There are some parts of restoration work that bring a person into the world of hurt. There is no way to avoid it, and no way to deny it. Forget the time deadlines crossed because of inclement weather and arrogant plumbers. Don't even mention costs (where is that sand box? My head needs to be buried).
What I am talking about is something I refer to as a Damn Shame. When you cannot, for a myriad of reasons, save a beautiful detail. Be it time. Costs. Impracticality. A combination of all three.
Case in point: these stone steps.
They are a couple of hundred years old. Under all that dust, they are beautiful. The edges are worn from wear, they are softly rounded and carry the patina of all the farmers that ever carried provisions up to the hay loft.
And they cannot be saved.
Last spring, we had the stairs supported from underneath with iron girders so that we could save the stones. The problem, however, became obvious when we started doing the calculations for the floor heating upstairs. The floor upstairs would be about 7 inches higher than originally planned. And that seven inches threw every step off -- you can't arrive at the top without having a huge, insurmountable step to throw yourself over.
It's geometry. It's trigonometry. Whatever. I got mad at the architect at first, but then realized that she could not have known that we would decide on floor heating upstairs. It was a little bit of everyone's fault, this one. She didn't ask, I didn't think of it, and the steps were, as a result, cast in iron, a bit prematurely.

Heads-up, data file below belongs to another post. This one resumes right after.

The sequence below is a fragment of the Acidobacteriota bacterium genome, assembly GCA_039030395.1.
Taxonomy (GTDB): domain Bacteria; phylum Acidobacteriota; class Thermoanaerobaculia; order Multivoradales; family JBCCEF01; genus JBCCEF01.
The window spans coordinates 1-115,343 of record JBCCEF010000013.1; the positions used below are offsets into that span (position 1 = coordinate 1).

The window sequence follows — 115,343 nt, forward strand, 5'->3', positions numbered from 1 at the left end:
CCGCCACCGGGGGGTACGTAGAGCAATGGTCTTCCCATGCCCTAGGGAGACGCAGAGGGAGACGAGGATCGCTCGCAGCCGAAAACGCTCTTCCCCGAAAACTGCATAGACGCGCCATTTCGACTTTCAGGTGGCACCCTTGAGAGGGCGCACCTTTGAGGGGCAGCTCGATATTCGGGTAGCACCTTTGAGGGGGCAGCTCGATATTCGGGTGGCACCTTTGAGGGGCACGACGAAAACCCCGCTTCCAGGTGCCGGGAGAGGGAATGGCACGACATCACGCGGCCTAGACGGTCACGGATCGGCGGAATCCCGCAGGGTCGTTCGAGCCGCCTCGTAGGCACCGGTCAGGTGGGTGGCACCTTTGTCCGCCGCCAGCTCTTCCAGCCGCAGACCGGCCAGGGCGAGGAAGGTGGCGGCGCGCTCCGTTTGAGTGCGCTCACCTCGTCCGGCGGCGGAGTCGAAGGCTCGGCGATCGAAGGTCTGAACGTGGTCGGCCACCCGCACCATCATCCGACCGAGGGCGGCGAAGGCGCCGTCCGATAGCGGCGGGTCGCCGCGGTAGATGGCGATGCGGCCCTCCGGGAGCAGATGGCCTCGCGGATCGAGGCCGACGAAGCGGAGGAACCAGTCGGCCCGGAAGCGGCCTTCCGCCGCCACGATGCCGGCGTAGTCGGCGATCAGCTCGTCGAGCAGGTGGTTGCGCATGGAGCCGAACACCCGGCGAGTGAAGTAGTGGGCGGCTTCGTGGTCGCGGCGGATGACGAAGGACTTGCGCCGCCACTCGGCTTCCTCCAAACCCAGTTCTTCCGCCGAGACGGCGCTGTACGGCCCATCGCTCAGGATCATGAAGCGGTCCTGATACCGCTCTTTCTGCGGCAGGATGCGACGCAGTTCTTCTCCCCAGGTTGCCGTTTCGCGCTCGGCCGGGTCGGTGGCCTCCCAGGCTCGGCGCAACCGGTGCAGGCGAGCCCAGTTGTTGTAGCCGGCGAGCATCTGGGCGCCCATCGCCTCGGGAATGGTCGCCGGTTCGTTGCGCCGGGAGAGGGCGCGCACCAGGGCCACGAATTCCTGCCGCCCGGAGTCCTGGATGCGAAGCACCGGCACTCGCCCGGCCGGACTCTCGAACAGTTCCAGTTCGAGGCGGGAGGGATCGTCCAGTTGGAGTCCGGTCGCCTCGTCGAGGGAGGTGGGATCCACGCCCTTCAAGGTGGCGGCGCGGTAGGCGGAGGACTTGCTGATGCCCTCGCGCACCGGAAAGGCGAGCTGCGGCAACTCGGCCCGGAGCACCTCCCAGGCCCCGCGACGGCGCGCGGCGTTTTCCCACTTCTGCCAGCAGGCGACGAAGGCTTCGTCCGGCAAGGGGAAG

We can't jackhammer the steps out, because they are buried deep into the walls, left and right.
All we can do is leave the steps there as a foundation and build each single step up a bit to compensate for the higher floor.... and then cover the steps with another material.
I know, and now you know, what treasures lay buried under the tiles that will line the steps... tiles, by the way, that we saved from another part of the house. Beautiful, old, colorful tiles.
I cried an entire weekend away over this one. It's one thing when the practicalities don't go well. It's another to lose a piece of history, and to know that I played a role in the mistake. Nothing I can do now about it, and I am past it. I am not going to beat myself up too much, because what's the point, really?
It's just a Damn Shame, that's all.